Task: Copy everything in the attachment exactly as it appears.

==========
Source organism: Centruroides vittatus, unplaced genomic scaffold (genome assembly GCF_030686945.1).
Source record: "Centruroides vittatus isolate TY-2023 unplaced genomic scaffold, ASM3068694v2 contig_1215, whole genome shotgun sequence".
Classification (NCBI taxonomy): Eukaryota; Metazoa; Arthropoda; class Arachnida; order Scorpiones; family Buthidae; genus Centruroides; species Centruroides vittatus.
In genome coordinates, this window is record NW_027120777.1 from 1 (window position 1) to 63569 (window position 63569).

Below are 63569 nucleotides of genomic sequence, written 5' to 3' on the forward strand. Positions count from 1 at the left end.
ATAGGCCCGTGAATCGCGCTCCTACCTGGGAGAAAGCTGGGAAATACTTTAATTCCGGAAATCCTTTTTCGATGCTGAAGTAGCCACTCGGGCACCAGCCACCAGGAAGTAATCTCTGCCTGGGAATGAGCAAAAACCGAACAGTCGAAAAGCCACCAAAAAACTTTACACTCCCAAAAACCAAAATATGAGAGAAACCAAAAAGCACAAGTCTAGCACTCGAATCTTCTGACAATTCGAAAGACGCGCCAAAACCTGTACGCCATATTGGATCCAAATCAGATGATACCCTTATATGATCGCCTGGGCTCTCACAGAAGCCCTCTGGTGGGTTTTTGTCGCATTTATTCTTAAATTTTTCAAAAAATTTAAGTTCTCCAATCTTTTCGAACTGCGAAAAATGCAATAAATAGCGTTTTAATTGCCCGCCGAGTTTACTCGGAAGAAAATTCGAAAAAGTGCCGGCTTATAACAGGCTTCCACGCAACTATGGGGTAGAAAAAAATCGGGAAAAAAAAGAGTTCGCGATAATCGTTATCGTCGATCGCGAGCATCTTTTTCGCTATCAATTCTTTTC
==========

Source organism: Centruroides vittatus, unplaced genomic scaffold (genome assembly GCF_030686945.1).
Source record: "Centruroides vittatus isolate TY-2023 unplaced genomic scaffold, ASM3068694v2 contig_1215, whole genome shotgun sequence".
Classification (NCBI taxonomy): Eukaryota; Metazoa; Arthropoda; class Arachnida; order Scorpiones; family Buthidae; genus Centruroides; species Centruroides vittatus.
In genome coordinates, this window is record NW_027120777.1 from 1 (window position 1) to 63569 (window position 63569).

Below are 63569 nucleotides of genomic sequence, written 5' to 3' on the forward strand. Positions count from 1 at the left end.
ATAGGCCCGTGAATCGCGCTCCTACCTGGGAGAAAGCTGGGAAATACTTTAATTCCGGAAATCCTTTTTCGATGCTGAAGTAGCCACTCGGGCACCAGCCACCAGGAAGTAATCTCTGCCTGGGAATGAGCAAAAACCGAACAGTCGAAAAGCCACCAAAAAACTTTACACTCCCAAAAACCAAAATATGAGAGAAACCAAAAAGCACAAGTCTAGCACTCGAATCTTCTGACAATTCGAAAGACGCGCCAAAACCTGTACGCCATATTGGATCCAAATCAGATGATACCCTTATATGATCGCCTGGGCTCTCACAGAAGCCCTCTGGTGGGTTTTTGTCGCATTTATTCTTAAATTTTTCAAAAAATTTAAGTTCTCCAATCTTTTCGAACTGCGAAAAATGCAATAAATAGCGTTTTAATTGCCCGCCGAGTTTACTCGGAAGAAAATTCGAAAAAGTGCCGGCTTATAACAGGCTTCCACGCAACTATGGGGTAGAAAAAAATCGGGAAAAAAAAGAGTTCGCGATAATCGTTATCGTCGATCGCGAGCATCTTTTTCGCTATCAATTCTTTTC